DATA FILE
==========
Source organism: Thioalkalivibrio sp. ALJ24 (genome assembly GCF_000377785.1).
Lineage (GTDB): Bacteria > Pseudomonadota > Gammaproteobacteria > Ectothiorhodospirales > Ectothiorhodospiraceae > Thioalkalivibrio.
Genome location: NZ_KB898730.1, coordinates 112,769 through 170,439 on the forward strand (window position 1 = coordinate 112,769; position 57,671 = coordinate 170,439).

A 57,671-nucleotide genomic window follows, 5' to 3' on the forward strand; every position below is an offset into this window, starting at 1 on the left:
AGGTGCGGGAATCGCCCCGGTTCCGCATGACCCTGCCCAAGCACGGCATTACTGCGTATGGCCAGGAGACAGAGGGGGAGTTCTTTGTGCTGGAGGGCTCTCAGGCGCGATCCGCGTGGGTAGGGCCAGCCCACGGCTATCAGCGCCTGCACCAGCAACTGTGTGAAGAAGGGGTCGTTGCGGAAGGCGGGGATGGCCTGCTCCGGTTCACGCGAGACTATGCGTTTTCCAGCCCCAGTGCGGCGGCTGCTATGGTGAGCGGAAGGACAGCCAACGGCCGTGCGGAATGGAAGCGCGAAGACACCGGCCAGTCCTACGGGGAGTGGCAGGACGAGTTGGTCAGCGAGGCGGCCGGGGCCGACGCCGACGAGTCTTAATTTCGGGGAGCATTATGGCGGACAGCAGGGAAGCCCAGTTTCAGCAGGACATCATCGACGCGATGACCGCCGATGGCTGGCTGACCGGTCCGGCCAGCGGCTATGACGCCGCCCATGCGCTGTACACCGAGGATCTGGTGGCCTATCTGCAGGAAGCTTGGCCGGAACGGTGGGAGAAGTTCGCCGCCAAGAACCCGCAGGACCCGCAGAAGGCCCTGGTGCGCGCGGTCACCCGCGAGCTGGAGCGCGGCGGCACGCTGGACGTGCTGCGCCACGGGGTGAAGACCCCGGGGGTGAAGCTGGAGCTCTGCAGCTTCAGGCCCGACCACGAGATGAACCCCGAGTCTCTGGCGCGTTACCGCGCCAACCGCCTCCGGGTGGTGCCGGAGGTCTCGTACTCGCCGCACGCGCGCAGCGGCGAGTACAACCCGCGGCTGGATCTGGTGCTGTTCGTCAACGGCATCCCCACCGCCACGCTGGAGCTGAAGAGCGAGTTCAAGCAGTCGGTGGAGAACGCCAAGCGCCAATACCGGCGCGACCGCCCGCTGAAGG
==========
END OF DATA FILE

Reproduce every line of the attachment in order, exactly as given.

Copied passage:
Source organism: Thioalkalivibrio sp. ALJ24 (genome assembly GCF_000377785.1).
Lineage (GTDB): Bacteria > Pseudomonadota > Gammaproteobacteria > Ectothiorhodospirales > Ectothiorhodospiraceae > Thioalkalivibrio.
Genome location: NZ_KB898730.1, coordinates 112,769 through 170,439 on the forward strand (window position 1 = coordinate 112,769; position 57,671 = coordinate 170,439).

A 57,671-nucleotide genomic window follows, 5' to 3' on the forward strand; every position below is an offset into this window, starting at 1 on the left:
AGGTGCGGGAATCGCCCCGGTTCCGCATGACCCTGCCCAAGCACGGCATTACTGCGTATGGCCAGGAGACAGAGGGGGAGTTCTTTGTGCTGGAGGGCTCTCAGGCGCGATCCGCGTGGGTAGGGCCAGCCCACGGCTATCAGCGCCTGCACCAGCAACTGTGTGAAGAAGGGGTCGTTGCGGAAGGCGGGGATGGCCTGCTCCGGTTCACGCGAGACTATGCGTTTTCCAGCCCCAGTGCGGCGGCTGCTATGGTGAGCGGAAGGACAGCCAACGGCCGTGCGGAATGGAAGCGCGAAGACACCGGCCAGTCCTACGGGGAGTGGCAGGACGAGTTGGTCAGCGAGGCGGCCGGGGCCGACGCCGACGAGTCTTAATTTCGGGGAGCATTATGGCGGACAGCAGGGAAGCCCAGTTTCAGCAGGACATCATCGACGCGATGACCGCCGATGGCTGGCTGACCGGTCCGGCCAGCGGCTATGACGCCGCCCATGCGCTGTACACCGAGGATCTGGTGGCCTATCTGCAGGAAGCTTGGCCGGAACGGTGGGAGAAGTTCGCCGCCAAGAACCCGCAGGACCCGCAGAAGGCCCTGGTGCGCGCGGTCACCCGCGAGCTGGAGCGCGGCGGCACGCTGGACGTGCTGCGCCACGGGGTGAAGACCCCGGGGGTGAAGCTGGAGCTCTGCAGCTTCAGGCCCGACCACGAGATGAACCCCGAGTCTCTGGCGCGTTACCGCGCCAACCGCCTCCGGGTGGTGCCGGAGGTCTCGTACTCGCCGCACGCGCGCAGCGGCGAGTACAACCCGCGGCTGGATCTGGTGCTGTTCGTCAACGGCATCCCCACCGCCACGCTGGAGCTGAAGAGCGAGTTCAAGCAGTCGGTGGAGAACGCCAAGCGCCAATACCGGCGCGACCGCCCGCTGAAGG